India certainly doesn’t want to let go of the image that it is the land of the Mahatma and the Buddha, and that we Indians are miles away from any sort violence. That’s what was reiterated by external affairs minister Sushma Swaraj recently, when she condemned the fatal attack on Africans, calling it criminal and ‘anti-social’, but never racist. Evidently, she lives in denial about India’s afro-phobia.
Or maybe the minister is right. We are not racists. We Indians are casteists, stateists, regionalists, provincialist at our worst. We are all of these, but never racists. The guys from the north-east are abused and killed, and their girls molested in our capital city just because they are considered easy prey from some ‘vague’ part of India. What about slurs made on people from Southern India because their language ‘sounds funny’ and their skin colour is darker than us? Hindi-speaking people are not spared either. They are detested in several parts of India because of certain preconceived notions of behaviour.
Last month, an African national, Masonda Ketada Olivier was killed in Delhi over an altercation that started over hiring an auto-rickshaw. Following the argument, a group of men attacked Olivier, and as he tried to escape, they chased him for around 20 metres and beat him up with stones and bricks. Delhi deputy police commissioner, Ishwar Singh, stated that there was “no element of racism” in last week’s attacks when six Africans were beaten in southern part of Delhi.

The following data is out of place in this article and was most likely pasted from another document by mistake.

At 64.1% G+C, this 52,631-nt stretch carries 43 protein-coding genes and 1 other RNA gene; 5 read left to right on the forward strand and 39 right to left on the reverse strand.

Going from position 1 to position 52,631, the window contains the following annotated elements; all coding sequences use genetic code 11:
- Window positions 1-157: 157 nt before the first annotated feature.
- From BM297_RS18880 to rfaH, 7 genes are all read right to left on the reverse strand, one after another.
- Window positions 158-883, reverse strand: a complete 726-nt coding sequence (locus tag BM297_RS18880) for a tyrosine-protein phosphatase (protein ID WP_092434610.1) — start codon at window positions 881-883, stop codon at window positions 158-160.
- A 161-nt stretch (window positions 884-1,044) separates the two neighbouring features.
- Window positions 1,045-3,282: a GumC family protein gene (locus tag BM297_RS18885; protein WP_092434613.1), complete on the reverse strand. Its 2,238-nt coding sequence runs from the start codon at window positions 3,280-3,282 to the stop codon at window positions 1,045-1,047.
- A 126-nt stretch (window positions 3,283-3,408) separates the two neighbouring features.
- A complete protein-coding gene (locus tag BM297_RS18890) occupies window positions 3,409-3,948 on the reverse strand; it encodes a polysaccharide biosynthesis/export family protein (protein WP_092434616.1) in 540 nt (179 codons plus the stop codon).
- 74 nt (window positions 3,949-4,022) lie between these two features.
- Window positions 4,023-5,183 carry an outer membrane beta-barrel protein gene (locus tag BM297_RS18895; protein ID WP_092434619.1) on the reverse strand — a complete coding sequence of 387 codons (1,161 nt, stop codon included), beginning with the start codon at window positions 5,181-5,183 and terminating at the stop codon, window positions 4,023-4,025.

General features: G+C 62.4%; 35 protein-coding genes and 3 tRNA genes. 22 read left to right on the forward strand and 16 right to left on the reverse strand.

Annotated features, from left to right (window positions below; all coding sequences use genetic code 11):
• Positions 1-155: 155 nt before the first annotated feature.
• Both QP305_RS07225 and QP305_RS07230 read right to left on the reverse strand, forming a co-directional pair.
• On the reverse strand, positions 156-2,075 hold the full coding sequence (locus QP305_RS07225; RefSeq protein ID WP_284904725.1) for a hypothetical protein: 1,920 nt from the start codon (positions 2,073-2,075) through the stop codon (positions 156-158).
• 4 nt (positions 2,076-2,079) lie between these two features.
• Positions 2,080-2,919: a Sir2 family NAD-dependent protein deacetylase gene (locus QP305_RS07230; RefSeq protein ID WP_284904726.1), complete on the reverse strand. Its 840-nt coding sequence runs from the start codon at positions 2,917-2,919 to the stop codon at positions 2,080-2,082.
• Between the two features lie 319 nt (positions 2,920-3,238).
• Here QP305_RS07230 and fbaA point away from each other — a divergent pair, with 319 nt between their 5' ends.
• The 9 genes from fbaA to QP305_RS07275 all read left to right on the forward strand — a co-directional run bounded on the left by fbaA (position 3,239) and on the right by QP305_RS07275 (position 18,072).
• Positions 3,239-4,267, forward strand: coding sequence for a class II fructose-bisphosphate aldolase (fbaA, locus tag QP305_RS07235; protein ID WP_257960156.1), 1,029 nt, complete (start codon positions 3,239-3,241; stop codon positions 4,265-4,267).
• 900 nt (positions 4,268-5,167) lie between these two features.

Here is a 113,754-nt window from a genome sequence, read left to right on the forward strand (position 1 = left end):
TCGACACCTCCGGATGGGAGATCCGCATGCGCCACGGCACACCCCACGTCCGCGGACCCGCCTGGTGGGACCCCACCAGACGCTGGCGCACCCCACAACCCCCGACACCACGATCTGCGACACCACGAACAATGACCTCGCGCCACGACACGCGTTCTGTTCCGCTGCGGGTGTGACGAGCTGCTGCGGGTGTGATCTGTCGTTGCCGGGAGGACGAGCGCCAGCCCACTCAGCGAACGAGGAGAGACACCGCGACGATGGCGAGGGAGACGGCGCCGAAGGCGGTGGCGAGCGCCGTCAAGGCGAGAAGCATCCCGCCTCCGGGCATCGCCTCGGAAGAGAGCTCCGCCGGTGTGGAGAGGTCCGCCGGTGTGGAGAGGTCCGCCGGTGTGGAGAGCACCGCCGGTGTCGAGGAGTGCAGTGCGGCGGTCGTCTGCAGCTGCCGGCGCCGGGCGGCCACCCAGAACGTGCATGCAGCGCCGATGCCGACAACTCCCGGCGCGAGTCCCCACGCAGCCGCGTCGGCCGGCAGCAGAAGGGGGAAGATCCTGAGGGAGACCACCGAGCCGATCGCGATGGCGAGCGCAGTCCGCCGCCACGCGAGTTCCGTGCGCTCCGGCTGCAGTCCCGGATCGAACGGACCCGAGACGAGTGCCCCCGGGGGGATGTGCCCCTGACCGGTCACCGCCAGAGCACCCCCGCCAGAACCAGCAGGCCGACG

Protesting the attacks, a group of African ambassadors warned that they would recommend their governments to not send students to India until conditions improve. In a desperate attempt to save the face of India, Swaraj told the African delegation that “India is the land of Gandhi and Buddha. Gandhi himself championed the cause of fighting against this evil. We can never have a racist mindset…”
The minister, like a protective mother, invoked the Gandhian ideology to drive home the point that we deal in peace. Gandhi’s Satyagraha, after all, have its roots in South Africa.
Swaraj has turned a blind eye to the many racist attacks that had happened in the past. In 2013, a Nigerian national was killed by a mob in Goa, with a state minister later calling Nigerians a “cancer”. Delhi’s former law minister was also accused in 2014 of harassing African women after he led a vigilante mob through an area of the capital, accusing them of being prostitutes. Earlier this year, a mob attacked a 21-year-old woman as she drove with friends in Karnataka, beating her, tearing off her shirt and setting the car ablaze.
We need not be hypocritical about our shameful attitudes but accept the flaws and work on ways to assimilate each Indian into a greater collective, regardless of our region, looks, speech, or skin colour. But before that, let us atleast not deny that we are indeed racists.